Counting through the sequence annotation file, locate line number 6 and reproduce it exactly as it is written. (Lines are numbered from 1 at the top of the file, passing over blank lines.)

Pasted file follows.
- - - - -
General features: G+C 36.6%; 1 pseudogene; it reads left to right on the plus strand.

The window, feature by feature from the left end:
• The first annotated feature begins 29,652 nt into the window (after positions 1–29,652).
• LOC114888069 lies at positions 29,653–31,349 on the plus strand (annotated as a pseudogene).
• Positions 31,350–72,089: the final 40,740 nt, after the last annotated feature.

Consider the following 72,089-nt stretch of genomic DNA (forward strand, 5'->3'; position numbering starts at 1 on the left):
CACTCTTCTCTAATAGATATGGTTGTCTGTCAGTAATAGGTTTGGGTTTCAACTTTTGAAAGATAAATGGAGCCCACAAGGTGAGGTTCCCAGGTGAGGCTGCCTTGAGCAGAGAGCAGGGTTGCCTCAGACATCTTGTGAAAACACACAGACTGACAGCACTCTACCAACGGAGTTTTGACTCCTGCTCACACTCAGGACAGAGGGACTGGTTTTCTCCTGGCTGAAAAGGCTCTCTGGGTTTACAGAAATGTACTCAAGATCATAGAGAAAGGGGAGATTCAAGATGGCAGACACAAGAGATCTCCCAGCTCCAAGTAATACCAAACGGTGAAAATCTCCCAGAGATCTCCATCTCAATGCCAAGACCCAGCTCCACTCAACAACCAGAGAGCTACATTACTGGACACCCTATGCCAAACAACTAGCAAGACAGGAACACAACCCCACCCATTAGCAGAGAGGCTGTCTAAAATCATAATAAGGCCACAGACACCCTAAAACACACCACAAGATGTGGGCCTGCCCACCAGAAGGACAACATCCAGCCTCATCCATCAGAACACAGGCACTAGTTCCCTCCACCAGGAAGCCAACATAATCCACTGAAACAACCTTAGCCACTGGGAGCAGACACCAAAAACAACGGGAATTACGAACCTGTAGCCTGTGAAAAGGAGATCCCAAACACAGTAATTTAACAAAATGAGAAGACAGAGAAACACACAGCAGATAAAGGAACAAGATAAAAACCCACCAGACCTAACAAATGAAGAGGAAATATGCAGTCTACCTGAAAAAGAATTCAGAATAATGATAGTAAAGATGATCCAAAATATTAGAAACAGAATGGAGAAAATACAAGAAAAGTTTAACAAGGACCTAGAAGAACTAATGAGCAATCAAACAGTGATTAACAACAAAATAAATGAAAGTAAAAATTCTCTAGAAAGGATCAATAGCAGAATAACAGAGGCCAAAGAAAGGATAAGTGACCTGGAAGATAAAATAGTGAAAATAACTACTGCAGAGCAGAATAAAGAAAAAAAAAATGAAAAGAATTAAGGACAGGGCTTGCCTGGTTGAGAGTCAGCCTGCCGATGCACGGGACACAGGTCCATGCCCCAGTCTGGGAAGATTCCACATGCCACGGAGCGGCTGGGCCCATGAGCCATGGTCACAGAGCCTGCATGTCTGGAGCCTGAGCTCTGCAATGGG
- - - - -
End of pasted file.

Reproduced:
Consider the following 72,089-nt stretch of genomic DNA (forward strand, 5'->3'; position numbering starts at 1 on the left):